In summary, high IgM anti-HBc titer, low IgG anti-HBc avidity index, low serum HBV-DNA, HBV-DNA kinetics of rapid decline, and low AFP level suggest the probability of AHB rather than CHB-AE; however, there is still insufficient evidence to present a standardized cut-off value for differential diagnosis.

Herein, I came across a patient who was difficult to distinguish as having AHB or CHB-AE. He was a 38-year-old man who presented to the emergency room with jaundice. The patient was a South Korean resident living in Vietnam, who had arrived in South Korea 2 months ago. He had no history of previous viral hepatitis, blood transfusion, surgery, dental procedures, tattooing, high-risk sexual behavior, or intravenous drug use. However, his mother had CHB. His laboratory findings were as follows: AST, 1,265 U/L; ALT, 1,961 U/L; total bilirubin, 21.7 mg/dL; direct bilirubin, 13.9 mg/dL; prothrombin time, 12.2 seconds; and international normalized ratio, 1.06. He tested positive for HBsAg, IgM anti-HBc, and HBeAg with negativity for hepatitis A, hepatitis C, hepatitis D, and hepatitis E. IgM anti-HBc by chemiluminescent immunoassay was 6 S/CO, and HBV-DNA titer was 906,844 IU/mL. It was very difficult to differentiate AHB from CHB-AE. We decided to start anti-viral therapy (AVT) based on the history of his mother’s hepatitis B and low IgM anti-HBc titer with high DNA viral load. The patient’s symptoms and laboratory findings improved day by day; and since he had to leave for Vietnam again, he visited our hospital only twice after discharge. The patient’s HBV-DNA was negative 3 weeks after the AVT began, and HBeAg was negative on the first outpatient visit. HBsAg seroconversion was also achieved in his second visit; therefore, the HBsAg loss accompanied by a rapid decline of HBV-DNA suggested AHB rather than CHB-AE, despite low IgM anti-HBc and high viral load on admission.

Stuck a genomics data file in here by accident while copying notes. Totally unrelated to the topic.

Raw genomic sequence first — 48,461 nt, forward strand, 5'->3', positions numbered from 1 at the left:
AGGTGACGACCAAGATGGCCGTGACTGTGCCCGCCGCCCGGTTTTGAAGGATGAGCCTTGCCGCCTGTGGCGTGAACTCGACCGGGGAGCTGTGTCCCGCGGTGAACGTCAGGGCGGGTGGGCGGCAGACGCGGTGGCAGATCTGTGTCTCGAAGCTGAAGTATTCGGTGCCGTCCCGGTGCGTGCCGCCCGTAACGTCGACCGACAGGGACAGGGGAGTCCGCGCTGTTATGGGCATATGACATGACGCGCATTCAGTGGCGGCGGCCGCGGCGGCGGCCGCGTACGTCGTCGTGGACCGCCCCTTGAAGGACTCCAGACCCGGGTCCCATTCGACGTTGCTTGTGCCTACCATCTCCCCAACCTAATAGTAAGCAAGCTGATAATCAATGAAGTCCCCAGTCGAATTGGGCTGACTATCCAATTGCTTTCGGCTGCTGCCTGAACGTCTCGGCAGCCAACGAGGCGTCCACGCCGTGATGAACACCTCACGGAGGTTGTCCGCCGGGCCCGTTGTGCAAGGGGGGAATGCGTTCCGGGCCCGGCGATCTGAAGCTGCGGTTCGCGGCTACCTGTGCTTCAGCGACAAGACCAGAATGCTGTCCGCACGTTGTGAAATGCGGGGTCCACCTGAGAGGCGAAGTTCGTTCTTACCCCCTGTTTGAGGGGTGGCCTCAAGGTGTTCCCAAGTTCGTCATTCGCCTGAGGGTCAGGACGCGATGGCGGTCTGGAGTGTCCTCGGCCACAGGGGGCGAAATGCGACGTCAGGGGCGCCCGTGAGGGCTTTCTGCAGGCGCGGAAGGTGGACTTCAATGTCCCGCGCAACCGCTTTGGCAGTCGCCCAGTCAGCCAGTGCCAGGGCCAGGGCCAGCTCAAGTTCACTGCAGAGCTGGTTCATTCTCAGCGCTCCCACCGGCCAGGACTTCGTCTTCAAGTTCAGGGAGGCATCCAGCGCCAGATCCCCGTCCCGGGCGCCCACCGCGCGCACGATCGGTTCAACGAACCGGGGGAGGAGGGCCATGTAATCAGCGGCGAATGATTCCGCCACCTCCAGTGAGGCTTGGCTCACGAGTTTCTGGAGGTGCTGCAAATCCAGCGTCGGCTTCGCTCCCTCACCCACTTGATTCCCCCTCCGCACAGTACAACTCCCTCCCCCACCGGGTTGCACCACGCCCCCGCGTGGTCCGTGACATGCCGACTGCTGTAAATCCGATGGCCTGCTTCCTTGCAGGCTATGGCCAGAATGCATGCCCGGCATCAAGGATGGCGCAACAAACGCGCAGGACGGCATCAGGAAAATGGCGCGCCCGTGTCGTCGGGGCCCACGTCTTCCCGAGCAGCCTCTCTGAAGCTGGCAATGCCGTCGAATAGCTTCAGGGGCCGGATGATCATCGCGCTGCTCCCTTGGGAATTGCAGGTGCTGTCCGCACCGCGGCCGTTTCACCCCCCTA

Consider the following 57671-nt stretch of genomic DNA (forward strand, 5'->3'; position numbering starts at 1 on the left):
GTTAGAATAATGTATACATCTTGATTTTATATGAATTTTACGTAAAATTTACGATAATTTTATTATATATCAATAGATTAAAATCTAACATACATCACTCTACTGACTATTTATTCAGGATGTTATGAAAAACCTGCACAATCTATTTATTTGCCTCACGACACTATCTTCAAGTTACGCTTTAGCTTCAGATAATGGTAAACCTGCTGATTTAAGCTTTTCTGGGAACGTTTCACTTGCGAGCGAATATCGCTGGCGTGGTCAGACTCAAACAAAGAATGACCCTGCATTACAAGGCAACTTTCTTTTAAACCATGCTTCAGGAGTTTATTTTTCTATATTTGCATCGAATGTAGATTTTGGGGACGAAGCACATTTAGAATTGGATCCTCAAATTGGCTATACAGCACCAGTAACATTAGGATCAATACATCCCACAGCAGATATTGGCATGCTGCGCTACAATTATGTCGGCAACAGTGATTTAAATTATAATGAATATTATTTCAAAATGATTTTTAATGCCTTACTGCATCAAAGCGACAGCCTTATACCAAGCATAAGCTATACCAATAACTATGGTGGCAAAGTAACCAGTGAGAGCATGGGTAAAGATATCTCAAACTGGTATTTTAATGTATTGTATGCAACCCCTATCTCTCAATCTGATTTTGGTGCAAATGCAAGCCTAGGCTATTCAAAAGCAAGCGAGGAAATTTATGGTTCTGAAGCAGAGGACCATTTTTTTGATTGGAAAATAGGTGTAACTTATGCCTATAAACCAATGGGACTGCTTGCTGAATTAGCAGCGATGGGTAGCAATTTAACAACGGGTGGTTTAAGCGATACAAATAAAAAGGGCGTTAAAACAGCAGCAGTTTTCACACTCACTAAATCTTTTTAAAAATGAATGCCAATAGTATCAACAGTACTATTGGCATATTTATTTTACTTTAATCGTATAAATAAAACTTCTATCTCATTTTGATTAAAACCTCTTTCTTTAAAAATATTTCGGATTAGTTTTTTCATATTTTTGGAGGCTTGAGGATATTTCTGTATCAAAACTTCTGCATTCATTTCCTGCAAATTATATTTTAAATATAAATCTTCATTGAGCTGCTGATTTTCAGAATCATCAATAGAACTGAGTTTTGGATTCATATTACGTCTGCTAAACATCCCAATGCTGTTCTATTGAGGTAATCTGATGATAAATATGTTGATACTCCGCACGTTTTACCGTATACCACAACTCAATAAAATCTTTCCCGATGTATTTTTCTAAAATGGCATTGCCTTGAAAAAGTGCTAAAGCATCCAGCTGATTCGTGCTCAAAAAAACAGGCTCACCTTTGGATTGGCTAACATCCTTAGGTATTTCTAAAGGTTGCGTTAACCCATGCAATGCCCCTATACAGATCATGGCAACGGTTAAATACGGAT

In South Korea, the overall prevalence of HBsAg decreased to 3% after the introduction of the national immunization program for HBV and perinatal transmission prevention program [12]. Despite the low prevalence rate, unvaccinated people may be vulnerable to AHB, and the vaccination rate for patients with AHB from 2012–2017 was actually less than 10%. Focusing on effective and implementable prevention strategy for HBV is more preemptive than distinguishing between AHB and CHB-AE.





acute hepatitis B